The most common causes of increased IAP are abdominal surgery complicated by pre- or postoperative bleeding, acute abdominal trauma, retroperitoneal bleeding after aortic surgery and extended burns to the abdominal wall [9]. However, the frequency of the use of laparoscopic surgery has led some authors to add pneumoperitoneum as a potential new cause of this syndrome [13].

The unique and specific treatment of this exceptional acute state, when suspected, is abdominal decompression, performed by a decompressive abdominal laparotomy or an air puncture. Although the use of a 14-gauge needle seems to be so simple as to be inadequate, in our case it represented the salvage procedure after the failure of cardiopulmonary resuscitation. It permitted decompression of the IAH, restoring a normal pulse, blood pressure and respiratory rhythm.

This can be explained by the high compliance and elasticity of the abdominal wall, similar to the pericardium. The pericardial pressure to volume relationship is curvilinear [16]: the pericardium may become relatively distended on an initial increase in pericardial volume, but its compliance becomes extremely reduced after a certain degree of distention, so that a small increase in subsequent pericardial volume is accompanied by a significant rise in the pressure [16].

There is a prediction model described by Papavramidis et al., applied to IAH, that shows that there is a linear relationship between the volume introduced or extracted from the abdominal cavity and intra-abdominal pressure [17]. This has been further supported by the draining of ascetic and pancreatic fluid [9, 15]. Otherwise, the removal of only a few cubic centimeters of air in AACS is sufficient to restore an efficient preload by decompressing the vena cava and restarting the heart activity [10].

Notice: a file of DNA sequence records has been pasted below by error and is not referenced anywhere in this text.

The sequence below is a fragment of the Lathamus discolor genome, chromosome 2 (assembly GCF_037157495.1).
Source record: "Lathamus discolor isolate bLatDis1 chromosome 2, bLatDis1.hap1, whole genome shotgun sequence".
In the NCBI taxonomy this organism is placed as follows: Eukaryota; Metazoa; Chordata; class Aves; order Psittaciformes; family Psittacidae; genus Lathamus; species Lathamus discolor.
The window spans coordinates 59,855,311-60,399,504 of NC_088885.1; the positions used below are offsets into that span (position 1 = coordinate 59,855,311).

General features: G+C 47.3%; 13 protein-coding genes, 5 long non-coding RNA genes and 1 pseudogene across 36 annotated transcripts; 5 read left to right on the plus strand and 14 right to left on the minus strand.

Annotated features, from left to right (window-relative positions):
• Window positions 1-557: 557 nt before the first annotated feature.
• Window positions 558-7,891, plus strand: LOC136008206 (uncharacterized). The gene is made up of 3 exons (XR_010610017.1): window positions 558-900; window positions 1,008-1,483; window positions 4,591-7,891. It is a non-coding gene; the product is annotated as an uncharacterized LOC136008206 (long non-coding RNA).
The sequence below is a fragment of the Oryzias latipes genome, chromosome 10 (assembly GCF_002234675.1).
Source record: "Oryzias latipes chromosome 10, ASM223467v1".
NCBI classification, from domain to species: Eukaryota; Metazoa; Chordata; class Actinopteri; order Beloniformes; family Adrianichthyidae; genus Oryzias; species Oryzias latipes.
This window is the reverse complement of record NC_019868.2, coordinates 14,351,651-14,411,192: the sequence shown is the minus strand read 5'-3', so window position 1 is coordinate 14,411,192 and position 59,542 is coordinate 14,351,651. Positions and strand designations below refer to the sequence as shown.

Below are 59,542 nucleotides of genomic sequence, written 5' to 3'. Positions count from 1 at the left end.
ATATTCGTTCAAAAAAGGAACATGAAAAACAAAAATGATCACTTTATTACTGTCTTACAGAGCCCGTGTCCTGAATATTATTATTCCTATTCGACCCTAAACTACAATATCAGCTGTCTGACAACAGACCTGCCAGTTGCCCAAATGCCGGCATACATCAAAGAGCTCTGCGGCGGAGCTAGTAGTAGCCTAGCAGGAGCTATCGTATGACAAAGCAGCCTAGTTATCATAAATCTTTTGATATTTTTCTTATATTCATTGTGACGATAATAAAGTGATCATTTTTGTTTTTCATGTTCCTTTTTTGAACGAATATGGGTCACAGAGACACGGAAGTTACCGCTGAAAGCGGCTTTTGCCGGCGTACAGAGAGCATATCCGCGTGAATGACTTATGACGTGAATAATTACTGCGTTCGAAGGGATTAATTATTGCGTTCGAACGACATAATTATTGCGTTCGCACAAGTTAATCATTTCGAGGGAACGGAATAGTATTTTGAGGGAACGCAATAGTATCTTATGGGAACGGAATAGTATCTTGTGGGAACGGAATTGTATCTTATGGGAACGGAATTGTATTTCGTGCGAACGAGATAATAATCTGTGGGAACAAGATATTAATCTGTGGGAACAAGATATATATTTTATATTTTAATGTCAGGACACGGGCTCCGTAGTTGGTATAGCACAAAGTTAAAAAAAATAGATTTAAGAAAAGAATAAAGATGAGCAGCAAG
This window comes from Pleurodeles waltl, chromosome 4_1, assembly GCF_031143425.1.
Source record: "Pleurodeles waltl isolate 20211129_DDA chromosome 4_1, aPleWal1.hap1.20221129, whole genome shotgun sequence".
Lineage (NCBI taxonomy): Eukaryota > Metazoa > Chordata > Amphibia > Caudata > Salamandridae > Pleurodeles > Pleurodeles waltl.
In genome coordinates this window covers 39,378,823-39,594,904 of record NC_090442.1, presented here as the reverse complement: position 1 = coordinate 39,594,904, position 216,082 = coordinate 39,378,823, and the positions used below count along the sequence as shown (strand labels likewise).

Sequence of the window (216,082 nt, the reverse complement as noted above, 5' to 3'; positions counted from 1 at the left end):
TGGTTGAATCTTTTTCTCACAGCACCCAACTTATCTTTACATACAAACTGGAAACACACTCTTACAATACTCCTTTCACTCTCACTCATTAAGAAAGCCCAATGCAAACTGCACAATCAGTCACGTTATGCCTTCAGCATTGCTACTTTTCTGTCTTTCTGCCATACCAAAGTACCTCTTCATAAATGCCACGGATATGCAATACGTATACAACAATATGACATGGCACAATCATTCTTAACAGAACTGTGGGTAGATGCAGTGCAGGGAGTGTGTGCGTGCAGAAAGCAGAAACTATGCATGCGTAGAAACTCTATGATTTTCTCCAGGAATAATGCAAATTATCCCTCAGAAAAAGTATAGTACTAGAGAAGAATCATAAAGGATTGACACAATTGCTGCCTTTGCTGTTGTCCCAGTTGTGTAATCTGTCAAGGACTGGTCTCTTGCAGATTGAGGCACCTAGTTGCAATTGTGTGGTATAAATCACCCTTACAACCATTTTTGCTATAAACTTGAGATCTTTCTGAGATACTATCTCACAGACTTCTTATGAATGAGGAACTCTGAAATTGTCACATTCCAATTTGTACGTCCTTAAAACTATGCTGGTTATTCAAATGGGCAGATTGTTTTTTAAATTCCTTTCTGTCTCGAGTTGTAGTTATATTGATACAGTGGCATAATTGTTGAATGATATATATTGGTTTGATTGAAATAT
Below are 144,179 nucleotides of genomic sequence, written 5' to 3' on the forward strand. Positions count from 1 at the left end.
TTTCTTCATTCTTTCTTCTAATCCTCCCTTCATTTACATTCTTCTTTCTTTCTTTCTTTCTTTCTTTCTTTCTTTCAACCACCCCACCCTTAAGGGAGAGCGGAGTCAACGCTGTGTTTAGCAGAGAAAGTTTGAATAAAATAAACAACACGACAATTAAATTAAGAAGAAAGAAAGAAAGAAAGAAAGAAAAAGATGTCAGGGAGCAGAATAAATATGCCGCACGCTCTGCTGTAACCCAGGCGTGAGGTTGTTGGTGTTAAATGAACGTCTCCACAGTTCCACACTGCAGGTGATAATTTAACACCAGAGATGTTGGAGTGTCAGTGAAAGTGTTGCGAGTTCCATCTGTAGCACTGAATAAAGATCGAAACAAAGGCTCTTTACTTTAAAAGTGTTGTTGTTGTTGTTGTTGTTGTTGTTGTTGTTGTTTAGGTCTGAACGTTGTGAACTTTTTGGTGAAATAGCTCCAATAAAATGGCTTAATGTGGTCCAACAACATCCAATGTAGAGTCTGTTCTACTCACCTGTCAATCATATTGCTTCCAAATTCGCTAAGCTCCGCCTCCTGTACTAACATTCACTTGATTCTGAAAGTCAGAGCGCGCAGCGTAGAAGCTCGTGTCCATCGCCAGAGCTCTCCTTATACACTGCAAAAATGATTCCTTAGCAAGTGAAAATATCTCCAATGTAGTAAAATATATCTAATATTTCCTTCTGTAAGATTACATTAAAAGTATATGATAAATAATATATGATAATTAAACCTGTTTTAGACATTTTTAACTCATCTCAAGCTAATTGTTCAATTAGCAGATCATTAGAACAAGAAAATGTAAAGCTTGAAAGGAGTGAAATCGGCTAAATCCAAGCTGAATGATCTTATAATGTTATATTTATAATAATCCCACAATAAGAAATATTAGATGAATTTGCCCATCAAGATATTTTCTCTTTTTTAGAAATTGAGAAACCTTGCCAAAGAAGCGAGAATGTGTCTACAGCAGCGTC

The management of iatrogenic colonic perforation is still controversial, with two options-operative and non-operative management. However, given the high risk of mortality (up to 50%) and morbidity of these complications, many authors insist on quick surgical management [1].

The absence of any significant contamination (after colonic preparation for this procedure) makes it possible to perform an initial repair or, like in our case, radical surgery with a hemicolectomy and an immediate colorectal anastomosis.

To the best of our knowledge, only two similar cases have previously been reported. In the first case, the patient underwent conservative treatment to manage a colonic perforation resulting from a diagnostic colonoscopic examination of a recently known constructed mucus fistula [14]. In the second case, the patient underwent an urgent laparotomy to repair an intestinal perforation after failed endoscopic clamping [18].


During a colonoscopy, the endoscopist and anesthesiologists should be aware of this rare complication that may occur due to asymptomatic colonic perforation, and keep in mind the salvage action of fine needle decompression, because failure to recognize and treat AACS is inevitably fatal.


Written informed consent was obtained from the patient for publication of this case report and any accompanying images. A copy of the written consent is available for review by the Editor-in-Chief of this journal.